Last month, Maryland’s Howard County Health Department became the first government entity to launch its own hot-spotting team, with guidance from Camden. Using a $250,000 state grant, Howard is now hiring a nine-member team of registered nurses, community health workers and data managers to intervene with people who make frequent trips to the county’s general hospital. If Howard County realizes the same savings as other jurisdictions, the hope is to make the pilot a permanent fixture by getting both public and private insurers—as well as providers—to help fund the program, says Dr. Maura Rossman, Howard County health officer. “We think this might be something where anyone from insurers to hospitals may be interested in partnering,” she says.
One of the most obvious avenues for applying a more comprehensive and prevention-focused approach to the high cost of health care is to focus on such chronic conditions as asthma, diabetes, congestive heart failure, depression and chronic obstructive pulmonary disease.
Take Akron, Ohio, where about 11 percent of adults have Type 2 diabetes, several points above the most recent national median as calculated by the Centers for Disease Control and Prevention (CDC). That number alone may not seem jaw-dropping, but the trend is: If Akron and surrounding Summit County do nothing and the growth rate in Type 2 diabetes continues, fully one-third of the population will be diabetic by 2050. Compounding the problem is the fact that many of those with Type 2 diabetes don’t seek medical care until the situation is dire, and 31 percent of the diabetic population has no insurance. With hospitals losing more than $50 million a year in unreimbursed care costs, and with a widespread concern in the community that disease prevalence is a drag on the workforce, the city and county launched an initiative to tap the resources of as many groups as possible.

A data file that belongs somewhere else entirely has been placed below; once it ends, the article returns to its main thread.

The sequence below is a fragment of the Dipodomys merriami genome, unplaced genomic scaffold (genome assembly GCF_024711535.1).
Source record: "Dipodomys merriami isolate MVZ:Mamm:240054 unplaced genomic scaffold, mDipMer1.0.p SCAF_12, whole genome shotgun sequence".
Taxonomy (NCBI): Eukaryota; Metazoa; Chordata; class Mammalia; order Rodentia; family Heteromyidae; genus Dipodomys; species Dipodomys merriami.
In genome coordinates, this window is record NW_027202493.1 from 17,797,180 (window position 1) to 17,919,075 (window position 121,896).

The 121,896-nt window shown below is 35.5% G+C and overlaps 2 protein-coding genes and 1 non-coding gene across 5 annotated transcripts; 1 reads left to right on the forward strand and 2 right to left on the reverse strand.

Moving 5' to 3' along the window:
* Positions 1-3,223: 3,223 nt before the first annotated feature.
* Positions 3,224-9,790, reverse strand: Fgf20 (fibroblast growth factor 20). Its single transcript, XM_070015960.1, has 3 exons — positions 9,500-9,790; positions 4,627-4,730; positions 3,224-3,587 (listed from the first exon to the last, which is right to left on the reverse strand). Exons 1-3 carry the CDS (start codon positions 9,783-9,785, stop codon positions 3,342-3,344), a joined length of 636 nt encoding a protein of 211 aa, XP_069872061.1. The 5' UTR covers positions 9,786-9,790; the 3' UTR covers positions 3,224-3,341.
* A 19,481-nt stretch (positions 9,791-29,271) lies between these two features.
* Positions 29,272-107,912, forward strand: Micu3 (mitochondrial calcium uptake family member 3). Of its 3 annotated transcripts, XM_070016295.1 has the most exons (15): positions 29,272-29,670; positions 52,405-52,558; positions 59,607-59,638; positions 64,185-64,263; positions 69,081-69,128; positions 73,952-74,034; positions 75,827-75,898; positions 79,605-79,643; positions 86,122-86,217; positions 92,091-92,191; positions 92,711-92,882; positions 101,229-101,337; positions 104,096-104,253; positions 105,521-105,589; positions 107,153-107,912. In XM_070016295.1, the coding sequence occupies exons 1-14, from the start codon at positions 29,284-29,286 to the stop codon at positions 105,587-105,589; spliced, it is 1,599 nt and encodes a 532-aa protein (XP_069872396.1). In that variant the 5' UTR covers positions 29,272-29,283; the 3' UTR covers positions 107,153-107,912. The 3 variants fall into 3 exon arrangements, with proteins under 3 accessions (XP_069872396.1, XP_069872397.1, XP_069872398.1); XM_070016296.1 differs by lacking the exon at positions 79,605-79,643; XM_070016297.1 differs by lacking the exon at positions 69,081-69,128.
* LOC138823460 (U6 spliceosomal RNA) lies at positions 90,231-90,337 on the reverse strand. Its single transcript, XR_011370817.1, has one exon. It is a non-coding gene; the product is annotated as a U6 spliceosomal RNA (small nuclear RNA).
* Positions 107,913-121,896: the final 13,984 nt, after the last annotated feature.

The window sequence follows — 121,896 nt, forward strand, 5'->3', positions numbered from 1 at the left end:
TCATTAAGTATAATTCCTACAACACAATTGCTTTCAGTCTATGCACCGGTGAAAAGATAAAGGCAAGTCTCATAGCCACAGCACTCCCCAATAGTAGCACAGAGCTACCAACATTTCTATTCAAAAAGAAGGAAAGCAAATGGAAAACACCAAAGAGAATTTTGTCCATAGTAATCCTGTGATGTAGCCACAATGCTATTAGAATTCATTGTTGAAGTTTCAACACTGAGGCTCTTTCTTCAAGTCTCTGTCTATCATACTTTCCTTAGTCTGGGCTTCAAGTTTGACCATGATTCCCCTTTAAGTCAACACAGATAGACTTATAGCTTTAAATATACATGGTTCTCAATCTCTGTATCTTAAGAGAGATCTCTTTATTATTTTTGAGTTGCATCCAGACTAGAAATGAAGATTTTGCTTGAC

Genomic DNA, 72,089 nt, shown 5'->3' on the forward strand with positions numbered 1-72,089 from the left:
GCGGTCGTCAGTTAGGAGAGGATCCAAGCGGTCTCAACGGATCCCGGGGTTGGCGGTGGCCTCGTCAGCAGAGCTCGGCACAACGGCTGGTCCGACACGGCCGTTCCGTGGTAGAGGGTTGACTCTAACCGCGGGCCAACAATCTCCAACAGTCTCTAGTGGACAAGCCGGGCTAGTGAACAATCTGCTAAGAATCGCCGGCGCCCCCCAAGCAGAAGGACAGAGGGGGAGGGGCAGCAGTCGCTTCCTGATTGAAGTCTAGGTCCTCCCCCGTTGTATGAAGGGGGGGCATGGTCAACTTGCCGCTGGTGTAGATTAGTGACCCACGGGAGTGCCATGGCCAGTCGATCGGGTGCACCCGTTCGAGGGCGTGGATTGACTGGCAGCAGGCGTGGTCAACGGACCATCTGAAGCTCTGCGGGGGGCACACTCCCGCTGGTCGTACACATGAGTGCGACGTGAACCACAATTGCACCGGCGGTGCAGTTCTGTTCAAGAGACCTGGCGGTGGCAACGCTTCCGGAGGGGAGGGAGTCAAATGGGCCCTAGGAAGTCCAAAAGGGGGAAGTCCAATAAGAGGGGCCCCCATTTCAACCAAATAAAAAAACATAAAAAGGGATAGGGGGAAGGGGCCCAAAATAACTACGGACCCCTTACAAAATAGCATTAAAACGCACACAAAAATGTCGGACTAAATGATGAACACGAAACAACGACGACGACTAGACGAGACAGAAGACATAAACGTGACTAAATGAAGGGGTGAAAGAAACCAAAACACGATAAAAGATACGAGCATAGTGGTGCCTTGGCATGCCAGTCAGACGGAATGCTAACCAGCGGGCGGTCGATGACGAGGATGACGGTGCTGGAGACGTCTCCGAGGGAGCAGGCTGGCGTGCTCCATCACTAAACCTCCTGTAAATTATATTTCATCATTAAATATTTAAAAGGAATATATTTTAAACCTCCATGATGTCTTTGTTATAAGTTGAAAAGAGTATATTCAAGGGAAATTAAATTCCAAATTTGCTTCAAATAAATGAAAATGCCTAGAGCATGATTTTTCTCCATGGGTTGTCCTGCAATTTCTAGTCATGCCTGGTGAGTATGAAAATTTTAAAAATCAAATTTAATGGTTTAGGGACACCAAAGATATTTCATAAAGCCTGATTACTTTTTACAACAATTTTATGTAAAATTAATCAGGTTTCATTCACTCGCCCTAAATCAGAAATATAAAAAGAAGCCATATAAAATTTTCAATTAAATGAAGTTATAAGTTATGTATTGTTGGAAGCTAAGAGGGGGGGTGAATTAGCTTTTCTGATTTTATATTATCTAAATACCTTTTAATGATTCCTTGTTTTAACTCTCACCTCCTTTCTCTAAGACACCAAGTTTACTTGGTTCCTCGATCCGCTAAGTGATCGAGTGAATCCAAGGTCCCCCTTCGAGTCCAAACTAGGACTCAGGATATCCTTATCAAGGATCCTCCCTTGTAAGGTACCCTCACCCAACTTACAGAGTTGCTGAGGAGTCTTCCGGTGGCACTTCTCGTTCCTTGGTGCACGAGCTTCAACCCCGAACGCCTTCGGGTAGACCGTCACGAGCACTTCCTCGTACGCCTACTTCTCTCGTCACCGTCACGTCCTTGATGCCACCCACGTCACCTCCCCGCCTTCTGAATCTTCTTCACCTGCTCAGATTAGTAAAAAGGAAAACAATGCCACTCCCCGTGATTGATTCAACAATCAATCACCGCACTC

A research group, called the Austen BioInnovation Institute, took the lead as coordinator between more than 70 groups that cut across government, the health-care sector, religious organizations and nonprofits—each with a role in prevention as well as managing the care of people who are already diabetic. The institute, funded by Akron’s three major hospital systems, was the logical choice to lead the effort since it was created to do research and advance community health. With the help of a $500,000 CDC grant, what Akron calls its Accountable Care Community launched in 2011.
The core of the concept is to bring public health and clinical medicine together on a community level. “If you looked at a community,” says Dr. Frank Douglas, Austen BioInnovation’s president, “and mapped out whatever opportunities there were for care and prevention and could bring together resources on a local basis, then anyone living in a particular set of ZIP codes could reach out to an identified source who could triage them into an appropriate place so they don’t wait until an emergency [to seek care].”
Three competing hospitals offered the data to help make that possible. They’ve also lent their staff to teach nutrition and wellness classes, to host screenings at churches and to offer free care at libraries and elsewhere. Nonprofit community health groups have redeployed staff to monitor the cases of diabetics and ensure they’re managing their disease in cooperation with their primary care provider. The Summit County Public Health Department is also boosting its efforts, embedding staff in low-income housing to meet with people flagged by the hospital system. “You spend an hour at the doctor’s office and the other 23 hours at home,” says Donna Skoda, deputy commissioner of the Summit County Public Health Department. “That’s where those supports have to be.”
Government efforts aimed at encouraging healthier habits among citizens haven’t been limited to only public health or social services departments. Planning and transportation officials have also helped by making areas more walkable and providing greater access to public parks. Austen BioInnovation took a page out of Camden’s playbook, finding high-concentration areas of diabetes and then getting city planners to implement “road diets”—reducing the number of car lanes while adding bike lanes.
As in other jurisdictions that are trying to reduce health-care costs among their citizens, the early results in Akron are encouraging. Among a sample of 2,000 diabetics after the first 18 months, average monthly costs for health care have gone down more than 10 percent, saving $3,185 per person a year. More than half of participants lost significant amounts of weight, and emergency room visits were lowered by a range of one-third to one-half.
The program picks up on the lessons of others that have come before it: linking patients to their next step, and thinking beyond what they need from their doctors to stay healthy.
“It’s teaching people to lift up your head, look at what services are available around them, and finding ways to partner when we can,” Hennepin’s DeCubellis says. “If you’re not connecting people to their next location, their next program, they’re going to fall apart after they leave.”